Nagorno-Karabakh: Families of missing persons have the right to know

  • Now that her parents have died, leaving her alone, this woman speaks of her missing brother with more despair than ever.
    CC BY-NC-ND / ICRC / M. Kokic
  • A relative of a missing person learns to weave at a workshop supported by the ICRC.
    CC BY-NC-ND / ICRC / A. Kachotyan
  • A psychologist from an NGO working with the ICRC visits the bedridden mother of a missing person.
    CC BY-NC-ND / ICRC / M. Kokic
  • The wife of a missing person and her grandson water a tree planted in memory of their missing husband and great-grandfather.
    CC BY-NC-ND / ICRC / H. Galstyan
  • Missing families gather to commemorate their loved ones.
    CC BY-NC-ND / ICRC / Z. Burduli
  • Many of the missing persons were young men when they disappeared, and were the breadwinners for their families. The ICRC is supporting families with economic difficulties.
    CC BY-NC-ND / ICRC / A. Karamyan
  • The ICRC visits the families of missing persons to find out what they need, in both social and psychological terms.
    CC BY-NC-ND / ICRC / M. Kokic
  • The mother of two missing persons provides information about family members who could give biological samples to help in future identification.
    CC BY-NC-ND / ICRC / Z. Burduli
  • The ICRC and the authorities jointly collect biological samples from the families of missing persons, ensuring that the data is preserved for future identifications.
    CC BY-NC-ND / ICRC / Z. Burduli
  • After a family submits a request to trace a missing relative, the ICRC visits them to collect detailed information about the person. Information includes the physical characteristics of the missing person, the circumstances of their disappearance, the people who last saw them, etc.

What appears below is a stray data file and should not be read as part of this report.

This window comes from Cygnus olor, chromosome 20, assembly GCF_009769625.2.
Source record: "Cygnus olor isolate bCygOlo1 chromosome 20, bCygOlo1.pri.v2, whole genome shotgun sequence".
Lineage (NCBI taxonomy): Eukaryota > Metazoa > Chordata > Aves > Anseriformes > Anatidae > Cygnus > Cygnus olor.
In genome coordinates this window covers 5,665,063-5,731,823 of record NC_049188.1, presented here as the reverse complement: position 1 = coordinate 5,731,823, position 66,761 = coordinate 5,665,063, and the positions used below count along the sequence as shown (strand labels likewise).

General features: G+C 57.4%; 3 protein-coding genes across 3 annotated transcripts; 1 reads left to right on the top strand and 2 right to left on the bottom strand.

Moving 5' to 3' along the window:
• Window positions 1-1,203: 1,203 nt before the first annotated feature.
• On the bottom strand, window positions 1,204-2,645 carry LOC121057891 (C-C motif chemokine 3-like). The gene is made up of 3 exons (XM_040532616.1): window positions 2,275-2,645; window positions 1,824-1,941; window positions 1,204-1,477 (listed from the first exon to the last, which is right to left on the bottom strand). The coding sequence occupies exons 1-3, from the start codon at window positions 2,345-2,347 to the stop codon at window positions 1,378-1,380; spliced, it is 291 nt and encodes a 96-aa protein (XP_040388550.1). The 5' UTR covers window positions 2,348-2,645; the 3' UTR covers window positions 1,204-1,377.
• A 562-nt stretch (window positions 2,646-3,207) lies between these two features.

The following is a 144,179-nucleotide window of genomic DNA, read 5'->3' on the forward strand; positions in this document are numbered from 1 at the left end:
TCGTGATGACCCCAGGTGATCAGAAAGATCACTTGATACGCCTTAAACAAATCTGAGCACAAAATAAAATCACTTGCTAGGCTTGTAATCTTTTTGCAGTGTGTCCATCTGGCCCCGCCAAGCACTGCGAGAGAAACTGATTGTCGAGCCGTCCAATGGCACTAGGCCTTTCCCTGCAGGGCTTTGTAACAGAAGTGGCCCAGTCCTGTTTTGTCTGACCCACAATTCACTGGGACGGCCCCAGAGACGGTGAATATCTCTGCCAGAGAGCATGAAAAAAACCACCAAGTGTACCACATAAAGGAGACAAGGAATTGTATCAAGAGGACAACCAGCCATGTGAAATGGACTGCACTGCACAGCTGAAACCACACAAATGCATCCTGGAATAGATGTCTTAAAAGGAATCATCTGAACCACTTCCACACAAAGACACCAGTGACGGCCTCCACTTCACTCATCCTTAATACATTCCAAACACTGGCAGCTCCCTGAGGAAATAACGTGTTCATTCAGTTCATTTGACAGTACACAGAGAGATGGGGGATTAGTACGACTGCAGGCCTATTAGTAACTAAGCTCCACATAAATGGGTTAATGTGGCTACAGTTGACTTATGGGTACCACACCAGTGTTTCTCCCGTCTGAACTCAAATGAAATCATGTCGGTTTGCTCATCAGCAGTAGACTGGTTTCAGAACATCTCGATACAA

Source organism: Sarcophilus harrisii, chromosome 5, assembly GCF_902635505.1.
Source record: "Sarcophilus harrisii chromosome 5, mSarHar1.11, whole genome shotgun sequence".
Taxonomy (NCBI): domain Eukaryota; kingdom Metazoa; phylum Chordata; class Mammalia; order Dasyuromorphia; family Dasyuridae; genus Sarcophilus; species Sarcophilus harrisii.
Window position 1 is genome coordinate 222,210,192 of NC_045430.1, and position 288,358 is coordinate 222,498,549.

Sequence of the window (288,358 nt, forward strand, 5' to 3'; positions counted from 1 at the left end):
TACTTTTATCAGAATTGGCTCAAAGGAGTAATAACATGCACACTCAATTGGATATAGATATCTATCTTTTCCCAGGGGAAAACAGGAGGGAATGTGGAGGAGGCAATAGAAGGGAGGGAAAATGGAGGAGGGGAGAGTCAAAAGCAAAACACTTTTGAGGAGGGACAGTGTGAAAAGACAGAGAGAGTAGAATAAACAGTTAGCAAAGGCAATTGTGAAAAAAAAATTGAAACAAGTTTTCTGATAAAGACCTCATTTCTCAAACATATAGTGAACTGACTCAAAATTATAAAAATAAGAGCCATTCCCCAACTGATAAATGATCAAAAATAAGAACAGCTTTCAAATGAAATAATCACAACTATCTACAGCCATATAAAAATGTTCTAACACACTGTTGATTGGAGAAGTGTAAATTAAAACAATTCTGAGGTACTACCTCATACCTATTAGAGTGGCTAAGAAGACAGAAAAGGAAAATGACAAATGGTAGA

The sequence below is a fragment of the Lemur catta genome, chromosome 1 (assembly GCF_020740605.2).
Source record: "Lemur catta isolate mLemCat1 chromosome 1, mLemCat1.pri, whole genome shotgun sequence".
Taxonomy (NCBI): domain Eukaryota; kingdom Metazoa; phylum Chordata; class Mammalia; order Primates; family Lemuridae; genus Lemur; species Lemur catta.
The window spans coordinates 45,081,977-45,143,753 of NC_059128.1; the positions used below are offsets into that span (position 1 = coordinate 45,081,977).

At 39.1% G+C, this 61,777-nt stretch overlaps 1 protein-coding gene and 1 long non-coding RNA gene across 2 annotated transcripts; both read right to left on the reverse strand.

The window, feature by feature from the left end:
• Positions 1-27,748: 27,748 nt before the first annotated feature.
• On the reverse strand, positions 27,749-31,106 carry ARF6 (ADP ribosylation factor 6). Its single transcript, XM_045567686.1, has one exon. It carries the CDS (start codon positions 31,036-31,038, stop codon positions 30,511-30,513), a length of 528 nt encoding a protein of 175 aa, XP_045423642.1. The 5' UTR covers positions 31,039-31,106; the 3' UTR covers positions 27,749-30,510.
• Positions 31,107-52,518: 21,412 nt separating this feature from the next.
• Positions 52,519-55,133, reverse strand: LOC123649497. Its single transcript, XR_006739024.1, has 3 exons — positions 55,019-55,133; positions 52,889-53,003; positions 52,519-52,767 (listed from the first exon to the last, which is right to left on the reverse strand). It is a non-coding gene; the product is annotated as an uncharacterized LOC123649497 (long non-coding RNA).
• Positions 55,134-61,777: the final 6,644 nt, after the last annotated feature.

CC BY-NC-ND / ICRC / M. Kokic
  • The ICRC maintains a close working relationship with the state commissions for missing persons, offering its services as a neutral intermediary to exchange information and clarify the fate of those unaccounted for since the conflict.
    CC BY-NC-ND / ICRC / Z. Burduli
  • The wife and sister of people missing since the conflict decorate a spring built in memory of missing persons.
    CC BY-NC-ND / ICRC / J. Powell
15 December 2015

More than 20 years after the signing of the 1994 ceasefire agreement regarding the Nagorno-Karabakh conflict, the humanitarian consequences are still felt every day. Approximately 4,500 Azerbaijanis and Armenians are unaccounted for as a result of this armed conflict.. The families suffer, emotionally and economically. They still do not know what happened to their missing loved ones and continue to live between hope and despair.

The ICRC is working with the authorities to clarify the fate of missing people and help them fulfill their legal obligation to provide the families with information.

The initial step was to gather data about each registered missing person from their family. This data is being processed by the Commissions on Prisoners of War, Hostages and Missing Persons. In parallel, biological samples are being collected from family members in the hope that they might help to identify remains found during any future exhumations.

We recently submitted its list of everyone unaccounted for in relation to the Nagorno-Karabakh conflict to the parties, asking them to do all they can to clarify their fate.